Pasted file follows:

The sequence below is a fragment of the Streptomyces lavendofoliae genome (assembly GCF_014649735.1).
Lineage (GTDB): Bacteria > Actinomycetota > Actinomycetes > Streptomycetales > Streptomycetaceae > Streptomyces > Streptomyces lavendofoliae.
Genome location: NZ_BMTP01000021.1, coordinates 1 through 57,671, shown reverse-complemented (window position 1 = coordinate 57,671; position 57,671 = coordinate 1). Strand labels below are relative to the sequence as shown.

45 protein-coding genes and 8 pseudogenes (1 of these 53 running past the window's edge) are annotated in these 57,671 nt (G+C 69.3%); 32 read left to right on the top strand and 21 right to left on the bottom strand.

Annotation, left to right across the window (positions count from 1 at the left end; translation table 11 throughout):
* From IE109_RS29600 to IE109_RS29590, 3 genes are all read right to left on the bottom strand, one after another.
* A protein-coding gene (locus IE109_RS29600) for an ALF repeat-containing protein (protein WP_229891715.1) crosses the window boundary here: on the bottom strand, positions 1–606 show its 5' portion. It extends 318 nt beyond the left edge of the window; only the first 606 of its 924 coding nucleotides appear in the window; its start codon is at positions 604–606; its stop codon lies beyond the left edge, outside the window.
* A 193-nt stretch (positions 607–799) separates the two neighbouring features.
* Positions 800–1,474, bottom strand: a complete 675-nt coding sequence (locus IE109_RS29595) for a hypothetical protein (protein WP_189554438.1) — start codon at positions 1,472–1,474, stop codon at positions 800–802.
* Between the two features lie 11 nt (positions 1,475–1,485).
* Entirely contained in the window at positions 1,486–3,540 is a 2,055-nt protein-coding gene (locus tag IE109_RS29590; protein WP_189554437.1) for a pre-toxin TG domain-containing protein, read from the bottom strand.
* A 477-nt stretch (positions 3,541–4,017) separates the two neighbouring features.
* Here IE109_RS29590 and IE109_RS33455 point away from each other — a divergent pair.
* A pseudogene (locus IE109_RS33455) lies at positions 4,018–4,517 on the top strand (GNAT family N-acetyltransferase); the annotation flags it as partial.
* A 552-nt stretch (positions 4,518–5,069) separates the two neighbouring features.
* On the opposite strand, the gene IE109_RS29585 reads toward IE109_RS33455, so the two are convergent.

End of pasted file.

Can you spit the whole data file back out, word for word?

The sequence below is a fragment of the Streptomyces lavendofoliae genome (assembly GCF_014649735.1).
Lineage (GTDB): Bacteria > Actinomycetota > Actinomycetes > Streptomycetales > Streptomycetaceae > Streptomyces > Streptomyces lavendofoliae.
Genome location: NZ_BMTP01000021.1, coordinates 1 through 57,671, shown reverse-complemented (window position 1 = coordinate 57,671; position 57,671 = coordinate 1). Strand labels below are relative to the sequence as shown.

45 protein-coding genes and 8 pseudogenes (1 of these 53 running past the window's edge) are annotated in these 57,671 nt (G+C 69.3%); 32 read left to right on the top strand and 21 right to left on the bottom strand.

Annotation, left to right across the window (positions count from 1 at the left end; translation table 11 throughout):
* From IE109_RS29600 to IE109_RS29590, 3 genes are all read right to left on the bottom strand, one after another.
* A protein-coding gene (locus IE109_RS29600) for an ALF repeat-containing protein (protein WP_229891715.1) crosses the window boundary here: on the bottom strand, positions 1–606 show its 5' portion. It extends 318 nt beyond the left edge of the window; only the first 606 of its 924 coding nucleotides appear in the window; its start codon is at positions 604–606; its stop codon lies beyond the left edge, outside the window.
* A 193-nt stretch (positions 607–799) separates the two neighbouring features.
* Positions 800–1,474, bottom strand: a complete 675-nt coding sequence (locus IE109_RS29595) for a hypothetical protein (protein WP_189554438.1) — start codon at positions 1,472–1,474, stop codon at positions 800–802.
* Between the two features lie 11 nt (positions 1,475–1,485).
* Entirely contained in the window at positions 1,486–3,540 is a 2,055-nt protein-coding gene (locus tag IE109_RS29590; protein WP_189554437.1) for a pre-toxin TG domain-containing protein, read from the bottom strand.
* A 477-nt stretch (positions 3,541–4,017) separates the two neighbouring features.
* Here IE109_RS29590 and IE109_RS33455 point away from each other — a divergent pair.
* A pseudogene (locus IE109_RS33455) lies at positions 4,018–4,517 on the top strand (GNAT family N-acetyltransferase); the annotation flags it as partial.
* A 552-nt stretch (positions 4,518–5,069) separates the two neighbouring features.
* On the opposite strand, the gene IE109_RS29585 reads toward IE109_RS33455, so the two are convergent.